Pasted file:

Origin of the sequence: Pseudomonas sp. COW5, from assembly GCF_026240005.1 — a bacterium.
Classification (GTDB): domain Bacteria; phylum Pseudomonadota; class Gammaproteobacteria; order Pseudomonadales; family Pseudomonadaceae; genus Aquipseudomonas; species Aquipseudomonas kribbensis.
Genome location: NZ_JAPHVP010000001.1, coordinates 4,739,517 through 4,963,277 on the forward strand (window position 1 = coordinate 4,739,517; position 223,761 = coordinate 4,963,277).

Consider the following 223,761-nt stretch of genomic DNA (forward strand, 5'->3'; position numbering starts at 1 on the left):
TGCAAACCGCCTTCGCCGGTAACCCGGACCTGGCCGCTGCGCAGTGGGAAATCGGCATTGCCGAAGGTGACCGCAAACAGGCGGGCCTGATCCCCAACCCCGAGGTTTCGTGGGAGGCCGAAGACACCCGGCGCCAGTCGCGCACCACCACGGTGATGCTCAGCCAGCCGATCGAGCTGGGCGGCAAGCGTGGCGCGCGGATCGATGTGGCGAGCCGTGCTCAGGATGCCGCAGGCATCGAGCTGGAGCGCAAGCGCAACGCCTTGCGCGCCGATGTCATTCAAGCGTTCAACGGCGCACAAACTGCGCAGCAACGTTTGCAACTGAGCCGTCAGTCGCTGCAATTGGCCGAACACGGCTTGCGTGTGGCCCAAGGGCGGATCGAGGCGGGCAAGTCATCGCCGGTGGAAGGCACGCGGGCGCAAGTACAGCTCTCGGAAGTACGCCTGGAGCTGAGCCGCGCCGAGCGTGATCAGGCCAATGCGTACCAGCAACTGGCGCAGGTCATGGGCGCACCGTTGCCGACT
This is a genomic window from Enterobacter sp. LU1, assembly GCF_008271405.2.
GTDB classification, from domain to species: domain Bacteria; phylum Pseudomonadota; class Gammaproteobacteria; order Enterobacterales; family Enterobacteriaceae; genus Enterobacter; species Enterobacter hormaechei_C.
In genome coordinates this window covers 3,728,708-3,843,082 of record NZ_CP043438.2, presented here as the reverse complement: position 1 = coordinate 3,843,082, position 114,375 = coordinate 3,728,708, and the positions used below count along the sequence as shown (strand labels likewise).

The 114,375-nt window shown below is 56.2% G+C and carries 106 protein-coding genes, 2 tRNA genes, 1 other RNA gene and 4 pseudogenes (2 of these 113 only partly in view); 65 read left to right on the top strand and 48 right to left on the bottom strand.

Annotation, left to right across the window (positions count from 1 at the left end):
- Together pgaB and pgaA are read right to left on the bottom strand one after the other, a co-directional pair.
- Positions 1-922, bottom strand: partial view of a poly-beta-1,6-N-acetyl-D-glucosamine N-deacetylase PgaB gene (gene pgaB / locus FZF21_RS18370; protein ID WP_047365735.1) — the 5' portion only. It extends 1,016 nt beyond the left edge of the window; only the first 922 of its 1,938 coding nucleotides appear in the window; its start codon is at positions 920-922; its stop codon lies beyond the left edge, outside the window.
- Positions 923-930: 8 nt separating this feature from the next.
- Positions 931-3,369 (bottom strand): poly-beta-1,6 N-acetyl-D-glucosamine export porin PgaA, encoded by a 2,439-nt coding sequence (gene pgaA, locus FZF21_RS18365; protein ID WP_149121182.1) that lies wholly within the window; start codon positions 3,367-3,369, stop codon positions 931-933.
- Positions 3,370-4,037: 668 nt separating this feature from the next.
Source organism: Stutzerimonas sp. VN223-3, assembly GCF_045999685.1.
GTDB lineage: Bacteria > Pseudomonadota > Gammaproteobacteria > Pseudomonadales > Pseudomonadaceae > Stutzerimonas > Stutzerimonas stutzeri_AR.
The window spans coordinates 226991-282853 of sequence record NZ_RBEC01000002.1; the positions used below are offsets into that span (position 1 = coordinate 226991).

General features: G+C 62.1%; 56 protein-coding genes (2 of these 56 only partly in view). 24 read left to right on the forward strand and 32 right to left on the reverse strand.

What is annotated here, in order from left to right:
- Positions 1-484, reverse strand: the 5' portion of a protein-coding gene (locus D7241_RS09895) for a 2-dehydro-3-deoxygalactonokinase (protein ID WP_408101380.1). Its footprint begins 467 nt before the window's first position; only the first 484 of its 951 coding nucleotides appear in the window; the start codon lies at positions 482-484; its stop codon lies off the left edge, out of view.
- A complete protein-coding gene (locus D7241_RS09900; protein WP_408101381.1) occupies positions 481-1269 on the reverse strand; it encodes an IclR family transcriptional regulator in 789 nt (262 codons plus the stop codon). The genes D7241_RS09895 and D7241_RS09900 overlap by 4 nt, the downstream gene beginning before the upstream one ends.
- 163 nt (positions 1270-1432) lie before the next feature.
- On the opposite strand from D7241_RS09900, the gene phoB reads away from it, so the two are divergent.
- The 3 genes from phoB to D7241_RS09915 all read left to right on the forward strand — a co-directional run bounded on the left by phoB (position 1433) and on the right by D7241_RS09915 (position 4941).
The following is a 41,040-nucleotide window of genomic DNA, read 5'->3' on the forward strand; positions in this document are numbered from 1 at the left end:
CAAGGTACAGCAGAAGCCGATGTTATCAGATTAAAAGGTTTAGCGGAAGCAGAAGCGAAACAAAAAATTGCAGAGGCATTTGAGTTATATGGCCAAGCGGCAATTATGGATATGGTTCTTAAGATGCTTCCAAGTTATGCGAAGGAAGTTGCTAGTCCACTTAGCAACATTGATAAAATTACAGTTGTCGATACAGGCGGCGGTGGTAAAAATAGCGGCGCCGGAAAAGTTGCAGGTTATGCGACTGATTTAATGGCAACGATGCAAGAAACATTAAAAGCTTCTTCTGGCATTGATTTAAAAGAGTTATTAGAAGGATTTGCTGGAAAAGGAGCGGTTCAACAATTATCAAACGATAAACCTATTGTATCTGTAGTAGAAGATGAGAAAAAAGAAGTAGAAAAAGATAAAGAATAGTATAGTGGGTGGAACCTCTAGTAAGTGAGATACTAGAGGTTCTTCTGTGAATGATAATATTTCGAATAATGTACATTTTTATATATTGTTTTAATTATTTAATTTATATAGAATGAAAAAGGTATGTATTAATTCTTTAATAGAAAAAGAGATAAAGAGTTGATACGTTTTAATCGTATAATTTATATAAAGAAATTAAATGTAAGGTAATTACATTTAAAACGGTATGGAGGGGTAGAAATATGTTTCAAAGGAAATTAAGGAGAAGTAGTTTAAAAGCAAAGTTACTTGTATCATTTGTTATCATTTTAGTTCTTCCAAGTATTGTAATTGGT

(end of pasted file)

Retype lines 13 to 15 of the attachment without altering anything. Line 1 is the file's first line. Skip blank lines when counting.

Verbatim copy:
- Positions 923-930: 8 nt separating this feature from the next.
- Positions 931-3,369 (bottom strand): poly-beta-1,6 N-acetyl-D-glucosamine export porin PgaA, encoded by a 2,439-nt coding sequence (gene pgaA, locus FZF21_RS18365; protein ID WP_149121182.1) that lies wholly within the window; start codon positions 3,367-3,369, stop codon positions 931-933.
- Positions 3,370-4,037: 668 nt separating this feature from the next.